Jewish World Review June 10, 2003 / 103 Sivan, 5763
Publications take us away from Middle East
Let's take a vacation from the news of the nasty world.
Next week, we can find out how the Israelis and Palestinians have finally set aside their tanks and suicide belts, hugged each other and headed down the road to eternal peace. Just like they've done so many times before.
This week -- thanks to a pair of small, critically acclaimed, financially struggling literary/cultural magazines -- we can visit two timeless, colorful parts of America -- the South and our Great Heartland.
The magazines that'll take us there are Oxford American -- aka the Southern Magazine of Good Writing -- and DoubleTake, which is famed for its big photo displays and "documentary" writings.
Oxford American, heralded by some as the "contemporary creative voice of South literature," was born 11 years ago in sleepy Oxford, Miss., land of William Faulkner and John Grisham, but now lives in Little Rock, Ark., after being bought by a healthy regional publisher.
Although national writers such as Grisham and William F. Buckley Jr. have appeared in Oxford American, you probably need to be from the South to truly dig its strict menu of Southern culture.
Along with a piece on Mississippi's infamous "slug burgers" and a report on the Southern literary mafia, the May/June issue features a standard cover profile of Gen. Wesley Clark, an Arkansan and hero of Kosovo, who's being touted -- at least in downtown Little Rock -- as a possible Democratic candidate for president.
Actually, the best way for Yankees to sample Oxford American's regional charms is to listen to its sixth annual music issue. On sale now, it comes with a free CD crammed with a tasty, eclectic array of R&B, blues, country, bluegrass, jazz, swing and pop. Just stick it in your CD player and read along, as 23 artists are richly profiled and pictured in print.
Willie Nelson and Linda Ronstadt appear. But the real treat comes in hearing unknown/forgotten/insufficiently heralded Southern talents such as cover girl Esther Phillips, the Blind Boys of Alabama, King Pleasure and Will Kimbrough.
DoubleTake is much more serious stuff -- often deadly serious stuff. Now a quarterly, it recently was saved from certain death at age 8 by two benefit concerts by new patron Bruce Springsteen that raised $1 million.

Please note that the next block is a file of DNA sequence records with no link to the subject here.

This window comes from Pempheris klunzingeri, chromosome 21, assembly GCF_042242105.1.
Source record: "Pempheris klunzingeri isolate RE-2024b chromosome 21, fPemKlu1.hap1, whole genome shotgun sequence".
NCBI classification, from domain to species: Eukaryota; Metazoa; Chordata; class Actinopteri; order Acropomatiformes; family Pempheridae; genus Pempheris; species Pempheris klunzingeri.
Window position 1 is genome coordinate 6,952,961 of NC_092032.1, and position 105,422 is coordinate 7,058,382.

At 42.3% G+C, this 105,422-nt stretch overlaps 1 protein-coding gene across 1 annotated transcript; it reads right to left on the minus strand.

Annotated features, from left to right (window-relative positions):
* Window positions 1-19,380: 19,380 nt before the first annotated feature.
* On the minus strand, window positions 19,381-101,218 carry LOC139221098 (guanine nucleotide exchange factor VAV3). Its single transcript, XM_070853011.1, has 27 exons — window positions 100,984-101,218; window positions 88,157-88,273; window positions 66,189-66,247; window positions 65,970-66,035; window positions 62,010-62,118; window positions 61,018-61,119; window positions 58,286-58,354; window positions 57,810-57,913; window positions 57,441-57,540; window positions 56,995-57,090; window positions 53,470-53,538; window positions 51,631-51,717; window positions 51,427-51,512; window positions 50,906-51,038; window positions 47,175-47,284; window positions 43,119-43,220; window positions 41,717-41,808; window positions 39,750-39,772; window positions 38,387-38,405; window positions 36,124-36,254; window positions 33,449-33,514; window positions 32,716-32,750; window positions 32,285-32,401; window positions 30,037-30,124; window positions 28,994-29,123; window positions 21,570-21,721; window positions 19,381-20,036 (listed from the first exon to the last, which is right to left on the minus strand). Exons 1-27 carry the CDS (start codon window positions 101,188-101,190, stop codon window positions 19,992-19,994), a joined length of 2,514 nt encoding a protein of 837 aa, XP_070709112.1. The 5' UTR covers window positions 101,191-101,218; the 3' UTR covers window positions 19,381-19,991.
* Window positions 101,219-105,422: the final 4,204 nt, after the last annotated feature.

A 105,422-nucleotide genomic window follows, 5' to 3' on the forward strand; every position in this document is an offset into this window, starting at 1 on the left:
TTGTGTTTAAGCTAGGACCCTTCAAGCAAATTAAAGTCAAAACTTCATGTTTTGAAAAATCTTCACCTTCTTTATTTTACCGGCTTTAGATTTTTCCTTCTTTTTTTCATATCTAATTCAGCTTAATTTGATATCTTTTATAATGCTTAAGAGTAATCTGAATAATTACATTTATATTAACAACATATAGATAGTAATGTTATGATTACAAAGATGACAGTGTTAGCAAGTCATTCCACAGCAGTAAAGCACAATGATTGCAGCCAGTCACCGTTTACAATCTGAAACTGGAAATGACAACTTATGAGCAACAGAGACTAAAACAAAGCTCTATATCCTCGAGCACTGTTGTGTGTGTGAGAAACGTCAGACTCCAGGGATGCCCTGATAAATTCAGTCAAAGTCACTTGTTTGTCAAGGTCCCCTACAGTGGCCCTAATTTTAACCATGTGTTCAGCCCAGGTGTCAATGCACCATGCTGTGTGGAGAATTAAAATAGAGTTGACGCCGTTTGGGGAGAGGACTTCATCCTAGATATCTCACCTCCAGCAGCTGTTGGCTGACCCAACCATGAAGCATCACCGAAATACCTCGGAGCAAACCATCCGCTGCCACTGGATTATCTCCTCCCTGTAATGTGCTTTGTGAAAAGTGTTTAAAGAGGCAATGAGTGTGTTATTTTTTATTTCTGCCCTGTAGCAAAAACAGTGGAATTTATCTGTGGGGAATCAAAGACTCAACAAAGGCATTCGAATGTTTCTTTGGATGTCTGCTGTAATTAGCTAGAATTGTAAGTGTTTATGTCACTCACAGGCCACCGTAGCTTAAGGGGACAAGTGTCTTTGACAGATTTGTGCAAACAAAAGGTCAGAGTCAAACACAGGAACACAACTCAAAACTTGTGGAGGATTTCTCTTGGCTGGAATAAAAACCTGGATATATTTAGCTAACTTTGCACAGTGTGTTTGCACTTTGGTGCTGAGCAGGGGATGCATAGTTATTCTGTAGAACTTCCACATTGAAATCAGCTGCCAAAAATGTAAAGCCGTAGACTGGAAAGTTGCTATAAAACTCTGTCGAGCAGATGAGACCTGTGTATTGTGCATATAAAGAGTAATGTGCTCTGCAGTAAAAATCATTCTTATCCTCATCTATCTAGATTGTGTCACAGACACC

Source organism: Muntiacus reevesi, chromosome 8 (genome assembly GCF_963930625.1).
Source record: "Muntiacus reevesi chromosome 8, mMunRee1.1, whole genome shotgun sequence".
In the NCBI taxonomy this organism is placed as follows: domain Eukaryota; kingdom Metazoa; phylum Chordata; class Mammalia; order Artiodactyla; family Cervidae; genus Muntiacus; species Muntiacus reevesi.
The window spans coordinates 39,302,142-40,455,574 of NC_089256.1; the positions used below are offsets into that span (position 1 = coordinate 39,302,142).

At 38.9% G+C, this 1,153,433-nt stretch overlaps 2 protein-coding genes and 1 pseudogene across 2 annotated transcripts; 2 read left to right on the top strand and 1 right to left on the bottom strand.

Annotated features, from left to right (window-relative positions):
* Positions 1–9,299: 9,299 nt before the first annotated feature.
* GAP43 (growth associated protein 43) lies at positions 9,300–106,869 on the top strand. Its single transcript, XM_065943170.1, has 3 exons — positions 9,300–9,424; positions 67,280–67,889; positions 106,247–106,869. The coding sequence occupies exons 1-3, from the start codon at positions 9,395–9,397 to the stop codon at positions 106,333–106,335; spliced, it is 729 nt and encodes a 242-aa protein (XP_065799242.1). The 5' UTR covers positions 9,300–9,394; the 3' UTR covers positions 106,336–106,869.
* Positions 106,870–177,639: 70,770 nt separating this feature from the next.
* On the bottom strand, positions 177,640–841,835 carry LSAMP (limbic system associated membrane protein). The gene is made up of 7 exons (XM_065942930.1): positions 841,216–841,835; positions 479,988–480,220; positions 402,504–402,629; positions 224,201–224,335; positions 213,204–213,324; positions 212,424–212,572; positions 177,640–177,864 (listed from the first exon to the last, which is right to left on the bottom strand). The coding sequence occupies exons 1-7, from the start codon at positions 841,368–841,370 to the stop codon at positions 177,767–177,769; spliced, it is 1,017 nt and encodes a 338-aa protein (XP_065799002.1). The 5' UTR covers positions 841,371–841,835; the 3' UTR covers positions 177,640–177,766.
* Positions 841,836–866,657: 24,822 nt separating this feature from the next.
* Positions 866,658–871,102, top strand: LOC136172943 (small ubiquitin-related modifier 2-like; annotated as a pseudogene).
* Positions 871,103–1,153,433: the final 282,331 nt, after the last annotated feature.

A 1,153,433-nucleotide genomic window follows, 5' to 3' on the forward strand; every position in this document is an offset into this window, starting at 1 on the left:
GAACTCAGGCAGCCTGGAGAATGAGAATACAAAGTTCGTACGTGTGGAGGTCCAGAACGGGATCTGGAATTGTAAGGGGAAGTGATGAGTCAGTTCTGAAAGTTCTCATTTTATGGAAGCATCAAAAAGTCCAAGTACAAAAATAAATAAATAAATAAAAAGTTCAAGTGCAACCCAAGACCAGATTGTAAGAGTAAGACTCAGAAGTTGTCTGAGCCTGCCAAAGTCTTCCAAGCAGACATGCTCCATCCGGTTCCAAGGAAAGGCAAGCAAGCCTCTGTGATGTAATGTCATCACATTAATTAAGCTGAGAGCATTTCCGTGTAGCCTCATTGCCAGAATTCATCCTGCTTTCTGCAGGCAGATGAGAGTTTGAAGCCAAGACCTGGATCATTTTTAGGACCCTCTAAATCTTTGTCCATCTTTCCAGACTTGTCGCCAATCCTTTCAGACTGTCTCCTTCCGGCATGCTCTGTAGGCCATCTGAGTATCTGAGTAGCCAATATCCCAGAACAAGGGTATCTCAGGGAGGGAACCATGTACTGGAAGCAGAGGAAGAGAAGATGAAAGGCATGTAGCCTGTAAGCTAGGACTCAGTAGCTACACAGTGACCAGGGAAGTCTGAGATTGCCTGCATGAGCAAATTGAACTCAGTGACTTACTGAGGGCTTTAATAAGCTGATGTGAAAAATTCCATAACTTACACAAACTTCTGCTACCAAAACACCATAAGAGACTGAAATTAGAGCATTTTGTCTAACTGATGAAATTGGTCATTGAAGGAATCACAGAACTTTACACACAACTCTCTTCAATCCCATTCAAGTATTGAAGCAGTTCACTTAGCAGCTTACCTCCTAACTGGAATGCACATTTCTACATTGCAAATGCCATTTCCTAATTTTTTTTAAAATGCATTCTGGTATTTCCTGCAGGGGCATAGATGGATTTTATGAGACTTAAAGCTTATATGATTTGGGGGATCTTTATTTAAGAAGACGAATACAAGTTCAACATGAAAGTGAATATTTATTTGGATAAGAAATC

The current issue, which features zillions of words and scores of photos about the life, work and people of empty places such as Kansas, Montana and the Dakotas, is typical.
It contains old letters from Europe from super-poet William Carlos Williams, eight pages of type about a Beatles tribute band in Georgia and four pages of uninspiring poetry.
There are watercolors and sepia photos of cowboys in Colorado. Six oversized photos of prairie fires. Seven pages of photos from somewhere -- it's not supposed to matter -- in the Dakotas. Nine pages of aerial photos from South Dakota to Kansas. Nine more pages of council meetings from Minnesota to Manhattan.
DoubleTake tries hard, but it's so subtle it mostly tries your patience. The writing is often too deep and tiresome, the photos so deliberately commonplace and pointless they approach parody.
It's basically a beautiful coffee-table mag for people with graduate degrees in creative nonfiction or applied semiotics, but it's still better than reading about the Middle East.
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JWR contributor Bill Steigerwald is an associate editor and columnist at the Pittsburgh Tribune-Review. Comment by clicking here.
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© 2002, Bill Steigerwald